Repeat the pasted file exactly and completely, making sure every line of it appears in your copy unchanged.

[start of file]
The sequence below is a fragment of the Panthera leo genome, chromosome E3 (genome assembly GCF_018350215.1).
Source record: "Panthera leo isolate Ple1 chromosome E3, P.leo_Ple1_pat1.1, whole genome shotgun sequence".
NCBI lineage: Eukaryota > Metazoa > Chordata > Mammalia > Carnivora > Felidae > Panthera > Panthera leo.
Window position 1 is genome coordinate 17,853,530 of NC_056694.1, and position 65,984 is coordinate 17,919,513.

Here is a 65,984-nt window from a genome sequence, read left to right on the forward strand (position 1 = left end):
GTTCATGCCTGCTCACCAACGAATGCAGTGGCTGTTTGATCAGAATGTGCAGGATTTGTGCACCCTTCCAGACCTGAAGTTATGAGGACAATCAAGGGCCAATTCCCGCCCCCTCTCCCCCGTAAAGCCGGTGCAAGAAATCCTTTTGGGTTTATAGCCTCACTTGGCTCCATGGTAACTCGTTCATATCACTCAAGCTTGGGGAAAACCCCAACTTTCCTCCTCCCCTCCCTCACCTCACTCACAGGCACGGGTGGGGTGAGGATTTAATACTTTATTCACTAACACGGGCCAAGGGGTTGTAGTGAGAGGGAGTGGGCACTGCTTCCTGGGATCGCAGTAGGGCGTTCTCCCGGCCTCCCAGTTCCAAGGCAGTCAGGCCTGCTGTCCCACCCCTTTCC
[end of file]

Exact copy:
The sequence below is a fragment of the Panthera leo genome, chromosome E3 (genome assembly GCF_018350215.1).
Source record: "Panthera leo isolate Ple1 chromosome E3, P.leo_Ple1_pat1.1, whole genome shotgun sequence".
NCBI lineage: Eukaryota > Metazoa > Chordata > Mammalia > Carnivora > Felidae > Panthera > Panthera leo.
Window position 1 is genome coordinate 17,853,530 of NC_056694.1, and position 65,984 is coordinate 17,919,513.

Here is a 65,984-nt window from a genome sequence, read left to right on the forward strand (position 1 = left end):
GTTCATGCCTGCTCACCAACGAATGCAGTGGCTGTTTGATCAGAATGTGCAGGATTTGTGCACCCTTCCAGACCTGAAGTTATGAGGACAATCAAGGGCCAATTCCCGCCCCCTCTCCCCCGTAAAGCCGGTGCAAGAAATCCTTTTGGGTTTATAGCCTCACTTGGCTCCATGGTAACTCGTTCATATCACTCAAGCTTGGGGAAAACCCCAACTTTCCTCCTCCCCTCCCTCACCTCACTCACAGGCACGGGTGGGGTGAGGATTTAATACTTTATTCACTAACACGGGCCAAGGGGTTGTAGTGAGAGGGAGTGGGCACTGCTTCCTGGGATCGCAGTAGGGCGTTCTCCCGGCCTCCCAGTTCCAAGGCAGTCAGGCCTGCTGTCCCACCCCTTTCC